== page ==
But, and there is a big BUT, unfortunately. Both pairs of Gran Tourer IIs I've been testing have developed a fault inside their toe box. The inside bonded material has rucked up at the ends of the shoe causing some increased sock wear on top of your big toe and a rough feeling on the first pair which Quoc replaced as they would any consumer with this issue.
The second set has unfortunately now done the same. Actually, they are worse with the rough uneven ridges inside the rightside toe box making it uncomfortable to ride or walk in. Both shoes have not been damaged externally and the second set has probably not yet done 200-miles. It appears that this is a manufacturing fault so we have contacted Quoc to see if the company can shed any light on the issue.
Here's is Quoc's reply: "We really appreciate being made aware by Patrick of the issues he experienced with our new Gran Tourer II gravel shoe. We test our shoes extensively before they go into production and work closely with our manufacturing partners to ensure they produce our shoes to the high standards we set, and while occasional defects can happen or materialise over the course of riding, we are committed to investigating these with our partners - assessing the root cause and preventing outlying defects in future. Faults of this nature will absolutely be covered by warranty and replaced immediately free of charge as we are dedicated to ensuring we deliver the highest quality products to our customers".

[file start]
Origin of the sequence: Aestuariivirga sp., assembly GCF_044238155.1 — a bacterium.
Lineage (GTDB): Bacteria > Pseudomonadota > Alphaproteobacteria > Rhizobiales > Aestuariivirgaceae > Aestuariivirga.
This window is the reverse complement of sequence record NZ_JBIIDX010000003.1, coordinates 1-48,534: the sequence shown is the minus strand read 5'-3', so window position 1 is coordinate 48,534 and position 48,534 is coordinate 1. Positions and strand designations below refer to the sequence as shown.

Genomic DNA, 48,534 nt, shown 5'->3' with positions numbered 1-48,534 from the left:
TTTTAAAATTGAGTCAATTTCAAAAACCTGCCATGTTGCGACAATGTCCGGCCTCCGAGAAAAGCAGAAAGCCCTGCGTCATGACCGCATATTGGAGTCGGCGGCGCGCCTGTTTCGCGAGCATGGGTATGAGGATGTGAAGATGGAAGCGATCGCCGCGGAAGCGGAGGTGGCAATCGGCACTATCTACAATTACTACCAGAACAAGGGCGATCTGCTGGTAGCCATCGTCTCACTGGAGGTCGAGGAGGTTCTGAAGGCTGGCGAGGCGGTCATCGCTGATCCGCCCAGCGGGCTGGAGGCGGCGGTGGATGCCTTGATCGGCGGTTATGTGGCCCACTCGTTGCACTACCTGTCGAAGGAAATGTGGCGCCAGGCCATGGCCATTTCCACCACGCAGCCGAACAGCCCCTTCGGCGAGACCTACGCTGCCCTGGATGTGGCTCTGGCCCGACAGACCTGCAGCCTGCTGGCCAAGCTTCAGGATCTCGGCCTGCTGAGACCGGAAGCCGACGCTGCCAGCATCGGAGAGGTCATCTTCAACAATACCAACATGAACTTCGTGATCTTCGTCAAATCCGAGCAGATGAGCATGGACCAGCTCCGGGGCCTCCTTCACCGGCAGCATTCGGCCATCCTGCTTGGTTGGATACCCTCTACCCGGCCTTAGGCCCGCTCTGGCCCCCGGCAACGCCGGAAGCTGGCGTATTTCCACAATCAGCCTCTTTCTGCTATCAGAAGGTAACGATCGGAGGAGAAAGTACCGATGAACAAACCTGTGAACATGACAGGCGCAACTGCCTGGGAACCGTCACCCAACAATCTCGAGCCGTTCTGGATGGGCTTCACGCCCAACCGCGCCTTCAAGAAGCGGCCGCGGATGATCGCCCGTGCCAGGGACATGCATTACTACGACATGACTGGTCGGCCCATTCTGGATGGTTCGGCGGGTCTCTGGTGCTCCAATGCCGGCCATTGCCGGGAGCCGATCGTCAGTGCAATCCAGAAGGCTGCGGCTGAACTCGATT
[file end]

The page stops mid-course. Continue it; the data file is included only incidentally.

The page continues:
It sounds like I have been extremely unlucky with the shoes from a bad batch. I have now sent my shoes back to be investigated and will update this review when I find out more from Quoc as to the nature of the issue. The important bit is that should you suffer the same issue, Quoc will immediately replace your shoes.
The Gran Tourer II offers smart, clean understated looks in black or brighter colour combinations if you like to get yourself noticed. The walking comfort is good and extra stiffness is immediately apparent on the bike when the pace picks up. The sole lasts well and they play nicely with both Hope and Time cleats and they are easy to keep clean as well as offer some protection from water from underneath. While the price has recently come down to £190, which is good news, the issues with the inside of the toe box make them difficult to recommend at the moment.